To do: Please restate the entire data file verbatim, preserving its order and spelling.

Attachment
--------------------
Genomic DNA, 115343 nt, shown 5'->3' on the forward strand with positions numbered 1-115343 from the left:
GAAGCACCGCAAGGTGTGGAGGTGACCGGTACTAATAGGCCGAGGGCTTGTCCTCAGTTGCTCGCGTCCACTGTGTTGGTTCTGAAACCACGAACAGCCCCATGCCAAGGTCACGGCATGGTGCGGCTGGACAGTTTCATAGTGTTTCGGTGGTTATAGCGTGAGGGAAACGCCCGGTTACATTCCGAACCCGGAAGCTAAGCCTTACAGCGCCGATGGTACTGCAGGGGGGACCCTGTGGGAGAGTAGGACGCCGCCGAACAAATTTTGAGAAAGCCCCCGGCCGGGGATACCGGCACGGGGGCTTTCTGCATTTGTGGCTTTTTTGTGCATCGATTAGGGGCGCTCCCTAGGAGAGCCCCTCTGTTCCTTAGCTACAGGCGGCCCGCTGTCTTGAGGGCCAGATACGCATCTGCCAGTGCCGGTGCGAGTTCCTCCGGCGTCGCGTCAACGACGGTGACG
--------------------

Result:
Genomic DNA, 115343 nt, shown 5'->3' on the forward strand with positions numbered 1-115343 from the left:
GAAGCACCGCAAGGTGTGGAGGTGACCGGTACTAATAGGCCGAGGGCTTGTCCTCAGTTGCTCGCGTCCACTGTGTTGGTTCTGAAACCACGAACAGCCCCATGCCAAGGTCACGGCATGGTGCGGCTGGACAGTTTCATAGTGTTTCGGTGGTTATAGCGTGAGGGAAACGCCCGGTTACATTCCGAACCCGGAAGCTAAGCCTTACAGCGCCGATGGTACTGCAGGGGGGACCCTGTGGGAGAGTAGGACGCCGCCGAACAAATTTTGAGAAAGCCCCCGGCCGGGGATACCGGCACGGGGGCTTTCTGCATTTGTGGCTTTTTTGTGCATCGATTAGGGGCGCTCCCTAGGAGAGCCCCTCTGTTCCTTAGCTACAGGCGGCCCGCTGTCTTGAGGGCCAGATACGCATCTGCCAGTGCCGGTGCGAGTTCCTCCGGCGTCGCGTCAACGACGGTGACG